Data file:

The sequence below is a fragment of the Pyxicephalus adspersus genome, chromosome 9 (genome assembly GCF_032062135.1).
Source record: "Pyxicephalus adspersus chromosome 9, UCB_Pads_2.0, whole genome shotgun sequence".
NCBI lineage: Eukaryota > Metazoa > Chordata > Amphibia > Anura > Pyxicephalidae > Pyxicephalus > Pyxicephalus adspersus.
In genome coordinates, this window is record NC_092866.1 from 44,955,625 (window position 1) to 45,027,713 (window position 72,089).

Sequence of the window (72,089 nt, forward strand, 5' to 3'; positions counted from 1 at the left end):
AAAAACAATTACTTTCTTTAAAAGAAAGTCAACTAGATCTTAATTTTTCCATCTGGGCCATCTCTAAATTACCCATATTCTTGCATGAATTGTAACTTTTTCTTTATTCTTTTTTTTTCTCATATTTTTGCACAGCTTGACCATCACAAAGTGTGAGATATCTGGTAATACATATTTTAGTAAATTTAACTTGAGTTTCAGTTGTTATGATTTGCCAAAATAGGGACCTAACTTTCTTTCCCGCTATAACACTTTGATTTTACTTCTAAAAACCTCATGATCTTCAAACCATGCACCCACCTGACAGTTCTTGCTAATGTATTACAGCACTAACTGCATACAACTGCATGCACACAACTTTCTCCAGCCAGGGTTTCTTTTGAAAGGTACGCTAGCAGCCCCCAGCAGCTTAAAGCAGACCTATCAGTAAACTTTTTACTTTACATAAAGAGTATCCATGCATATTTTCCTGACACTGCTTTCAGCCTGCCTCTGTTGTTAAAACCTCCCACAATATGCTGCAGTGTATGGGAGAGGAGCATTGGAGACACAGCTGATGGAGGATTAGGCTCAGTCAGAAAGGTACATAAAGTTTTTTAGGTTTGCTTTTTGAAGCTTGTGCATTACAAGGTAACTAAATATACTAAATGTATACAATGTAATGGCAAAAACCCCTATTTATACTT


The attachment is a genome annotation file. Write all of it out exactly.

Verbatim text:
The sequence below is a fragment of the Pyxicephalus adspersus genome, chromosome 9 (genome assembly GCF_032062135.1).
Source record: "Pyxicephalus adspersus chromosome 9, UCB_Pads_2.0, whole genome shotgun sequence".
NCBI lineage: Eukaryota > Metazoa > Chordata > Amphibia > Anura > Pyxicephalidae > Pyxicephalus > Pyxicephalus adspersus.
In genome coordinates, this window is record NC_092866.1 from 44,955,625 (window position 1) to 45,027,713 (window position 72,089).

Sequence of the window (72,089 nt, forward strand, 5' to 3'; positions counted from 1 at the left end):
AAAAACAATTACTTTCTTTAAAAGAAAGTCAACTAGATCTTAATTTTTCCATCTGGGCCATCTCTAAATTACCCATATTCTTGCATGAATTGTAACTTTTTCTTTATTCTTTTTTTTTCTCATATTTTTGCACAGCTTGACCATCACAAAGTGTGAGATATCTGGTAATACATATTTTAGTAAATTTAACTTGAGTTTCAGTTGTTATGATTTGCCAAAATAGGGACCTAACTTTCTTTCCCGCTATAACACTTTGATTTTACTTCTAAAAACCTCATGATCTTCAAACCATGCACCCACCTGACAGTTCTTGCTAATGTATTACAGCACTAACTGCATACAACTGCATGCACACAACTTTCTCCAGCCAGGGTTTCTTTTGAAAGGTACGCTAGCAGCCCCCAGCAGCTTAAAGCAGACCTATCAGTAAACTTTTTACTTTACATAAAGAGTATCCATGCATATTTTCCTGACACTGCTTTCAGCCTGCCTCTGTTGTTAAAACCTCCCACAATATGCTGCAGTGTATGGGAGAGGAGCATTGGAGACACAGCTGATGGAGGATTAGGCTCAGTCAGAAAGGTACATAAAGTTTTTTAGGTTTGCTTTTTGAAGCTTGTGCATTACAAGGTAACTAAATATACTAAATGTATACAATGTAATGGCAAAAACCCCTATTTATACTT